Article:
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Your Weekly Leadership HVA (High Value Activity)

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Here's the next in our series of weekly managerial TIPS (Techniques, Insights, and Practical Solutions) to help you better engage your team in the activities that lead to higher performance.

CORE Bites #32: Most (if not all) of us have turned to the Internet on those occasions when we need to do research. Whether the research you performed was for an upcoming business presentation, trying to solve a complex problem, or simply for your own learning, I'm certain you'll agree the Internet contains an unbelievable amount of information. Notice I said “information” and not “facts” because, while there are facts to be found on the Internet, you have to be exceedingly judicious today to determine fact from fiction.

All of the research and writing I did during the dissertation phase of my PhD was necessarily academic — requiring the use of only credible, peer-reviewed sources. This meant I needed to adopt a few practices that led to credible and reliable research outcomes. If we want to be credible as leaders of people, we need to also adopt similar practices when using the Internet for business research and/or learning purposes.

With so much content and so little oversight on the Internet, determining which information is reliable can be overwhelming. Fortuitously, there are a few easy steps you can take to evaluate the reliability/credibility of the information you're looking for.

High Value Activity (HVA) Action Step: The next time you open your browser to do a bit of research, follow these HVAs and you'll be guaranteed a much more credible (and fact-based) outcome:

  • Become a Healthy Skeptic: Okay, this may be a given, but some of the websites you end up reviewing may look and sound so credible that you get lulled into believing the content. Don't be gullible — if something sounds credible do some additional research to see if other sources exist that support the author's claims. Understand the difference between 'opinion' and 'fact' and look for credible sources for the (alleged) “facts” being reported.
  • Check the URL: If the information you've located is linked to an organization, try to determine the reliability of the sponsoring organization by looking at the top-level domain. If the domain name ends with .gov, it's almost certain to be a reliable government website (and a great source for statistics and objective reports); if the domain name ends with .edu, it's almost certain to be an educational institution (but watch out for obvious political biases that may be embedded in the information provided).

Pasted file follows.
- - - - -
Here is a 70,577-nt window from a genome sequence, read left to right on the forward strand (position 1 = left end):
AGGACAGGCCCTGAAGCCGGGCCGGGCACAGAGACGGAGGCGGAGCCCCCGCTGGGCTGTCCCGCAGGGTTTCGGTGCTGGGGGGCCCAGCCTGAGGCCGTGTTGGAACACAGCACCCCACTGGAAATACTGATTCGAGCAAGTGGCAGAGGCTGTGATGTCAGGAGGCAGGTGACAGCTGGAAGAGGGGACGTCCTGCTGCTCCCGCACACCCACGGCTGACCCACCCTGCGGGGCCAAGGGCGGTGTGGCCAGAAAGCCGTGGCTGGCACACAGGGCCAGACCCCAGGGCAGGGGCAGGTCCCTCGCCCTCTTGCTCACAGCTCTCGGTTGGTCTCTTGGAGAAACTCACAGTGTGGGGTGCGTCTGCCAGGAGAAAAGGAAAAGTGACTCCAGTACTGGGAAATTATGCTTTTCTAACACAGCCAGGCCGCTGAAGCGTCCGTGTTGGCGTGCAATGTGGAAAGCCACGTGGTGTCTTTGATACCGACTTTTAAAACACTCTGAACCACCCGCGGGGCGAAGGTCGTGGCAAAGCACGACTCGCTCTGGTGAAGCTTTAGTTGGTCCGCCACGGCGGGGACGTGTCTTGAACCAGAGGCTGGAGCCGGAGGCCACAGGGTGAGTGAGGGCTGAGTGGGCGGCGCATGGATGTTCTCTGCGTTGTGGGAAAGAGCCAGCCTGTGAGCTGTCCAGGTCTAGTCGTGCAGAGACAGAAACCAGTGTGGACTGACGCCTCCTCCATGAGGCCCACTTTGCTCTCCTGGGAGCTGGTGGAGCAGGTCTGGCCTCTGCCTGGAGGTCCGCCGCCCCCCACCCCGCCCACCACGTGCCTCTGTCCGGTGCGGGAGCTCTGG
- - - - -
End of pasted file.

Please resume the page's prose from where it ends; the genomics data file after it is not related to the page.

• Check the Date: For credibility, you need the most up-to-date information available. Unless you're intentionally looking for information from the past, if a website seems old (both in look and in content), it's probably best to steer clear. One tip I'll suggest is to look for a "last updated" date on the page or site — credible sources are usually required to have this information so if no date exists, move on.
  • Check for Originality: Products, such as Grammarly’s Plagiarism Checker, can be used to make sure the information being cited is original to the author. [Note: This can also be used on your own material to make sure that you're not accidentally plagiarizing.]
  • Read the Counter-Argument: It's prudent to read at least two arguments and two counter-arguments (at minimum) to best understand the perspective of various writers before forming your own opinion. [Note: This practice is also recommended elsewhere in life to ensure you bring a balanced perspective.]
  • Start a Google Alert: if you need to stay informed on the latest news from an area that interests you, set up a Google Alert with the frequency commensurate with your Need-to-Know.
  • Use Google Scholar: I use Google Scholar a lot when I want to eliminate content such as opinion-oriented websites, magazine articles, book reviews, and editorials from my searches. Only credible technical reports, conference presentations, journal articles, and other reliable material is included in this search engine. One advantage of this search engine is that you can search who has cited an article (there is a certain amount of comfort when you have credible sources citing material you're interested in).
  • Use Give a try as an alternate to Google. This search engine has the text of articles from over 500 print periodicals (1998 to present). While some of the more popular magazines aren't included on the FindArticles database, it's still a reasonably robust offering and usage is completely free of charge.
  • [Bonus HVA] If the Webpage you found is no longer available: Even if a website is no longer available, Google will usually have a copy stored in its archives. This page can be accessed by clicking the green arrow next to the URL. This will link you to the last version of the page the Google Spiderbot indexed. A handy feature of the 'cache' link is it will let you know the date it was last indexed (see "Check the Date" above).

I'd love to hear how this HVA works for you!

Have a brilliant day ... and enjoy the journey!


Neil Dempster, PhD, MBA

RESULTant and Behavioral Engineer

"After all, the ultimate goal of all research is not objectivity, but truth."

Helene Deutsch 

Looking for previous issues of CORE Bites HVAs? Go to our Archives Repository.

An online version of this CORE Bites HVA (current issue) can be viewed here.


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Clearview Performance Systems, Inc.

24573 N 119th Pl, Scottsdale, AZ 85255 USA

Authorized Representative: Neil Dempster

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